Disability Rights NC is working with the state Medicaid office and the managed care organizations to improve the system so that every child who qualifies for these services has access to them. This fact sheet further explains the EPSDT benefit.

Services denied to woman with Alzheimer’s disease

In the world of Medicaid-covered services, a simple misunderstanding can have a profound effect on a family.

Martha’s mother has Alzheimer’s disease. At nearly 90 years old, she needs help with daily living tasks, and she was receiving 80 hours in personal care services each month. When she returned home from a rehabilitative facility after a fall, she had even more trouble, with no capacity to bathe or dress herself, and extremely limited ability to move around and eat by herself.

So Martha requested an increase in her mother’s personal care services. Unfortunately, after an assessor came to their home to evaluate her mother’s needs, her request for additional services was not only denied, but her existing personal care service hours were eliminated.

Disability Rights NC agreed to help Martha with her mother’s situation, and after mediation, the 80 hours per month in personal care services was restored and an additional 50 hours per month was granted for a total of 130 hours per month.

Where was the disconnect? When the assessor had asked Martha if she worked, she replied, “Who has time to work?” She was caring for her mother full time, which, in the eyes of the assessor, meant her mother’s needs were not going unmet. But Martha wanted and needed to work.

In this case, the misunderstanding was cleared up, and Martha’s mother ultimately received the services she desperately needed.

A call to end solitary confinement for juveniles

Disability Rights NC renewed its call for Commissioner of Adult Correction & Juvenile Justice David W. Guice to ban solitary confinement for youth in state prisons last month after President Obama announced that he was banning restrictive housing for juveniles in federal prisons.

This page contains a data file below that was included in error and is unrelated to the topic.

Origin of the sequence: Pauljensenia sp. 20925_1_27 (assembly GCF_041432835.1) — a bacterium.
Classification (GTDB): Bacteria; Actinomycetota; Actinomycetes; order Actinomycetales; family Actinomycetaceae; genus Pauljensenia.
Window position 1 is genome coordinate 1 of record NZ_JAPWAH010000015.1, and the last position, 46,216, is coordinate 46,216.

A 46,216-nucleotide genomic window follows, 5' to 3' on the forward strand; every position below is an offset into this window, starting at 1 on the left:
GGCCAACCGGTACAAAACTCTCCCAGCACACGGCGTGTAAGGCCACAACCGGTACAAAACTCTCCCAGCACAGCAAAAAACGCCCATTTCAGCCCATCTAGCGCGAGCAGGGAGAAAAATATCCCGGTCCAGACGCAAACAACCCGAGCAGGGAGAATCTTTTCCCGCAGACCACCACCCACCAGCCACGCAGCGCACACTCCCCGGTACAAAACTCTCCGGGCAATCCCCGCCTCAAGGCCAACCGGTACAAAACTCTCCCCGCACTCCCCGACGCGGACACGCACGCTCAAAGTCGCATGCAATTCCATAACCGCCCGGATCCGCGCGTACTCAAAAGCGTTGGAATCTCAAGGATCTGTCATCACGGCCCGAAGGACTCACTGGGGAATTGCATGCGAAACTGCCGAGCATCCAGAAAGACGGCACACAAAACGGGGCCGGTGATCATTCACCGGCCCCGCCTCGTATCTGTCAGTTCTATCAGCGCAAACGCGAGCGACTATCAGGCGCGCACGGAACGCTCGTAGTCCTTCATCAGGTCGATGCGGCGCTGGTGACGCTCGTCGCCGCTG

Said Vicki Smith, Executive Director of Disability Rights NC: “These are young people who need help, and solitary confinement does the opposite, causing long-lasting psychological harm. Paranoia, hallucinations, difficulties with impulse control, depression, aggression, even suicidal ideation…the science shows isolation contributes to mental illness. It’s simply not right to subject struggling youth to this abusive practice.”

Disability Rights NC has found in its periodic checks of the state’s juvenile prison population that the percentage of 16- to 17-year-old youth in restrictive housing has ranged from 21 percent to 38 percent over the past year. In addition to calling for the end to segregated confinement, Disability Rights NC calls for better conditions for youth who are placed in restrictive housing, including more physical exercise and mental health assessments.

In a Washington Post opinion editorial, President Obama commented, “Some studies indicate that [solitary confinement] can worsen existing mental illnesses and even trigger new ones. Prisoners in solitary are more likely to commit suicide, especially juveniles and people with mental illnesses.”

A News & Observer article includes Commissioner Guice's response to the call from Disability Rights NC.

Job Opportunity: Policy Analyst

Disability Rights NC is seeking a policy analyst who will be responsible for researching and analyzing disability policy issues. Our public policy activities cover a broad range of issues, including but not limited to health care, education, employment, housing, transportation, voting, and criminal justice. Full job description.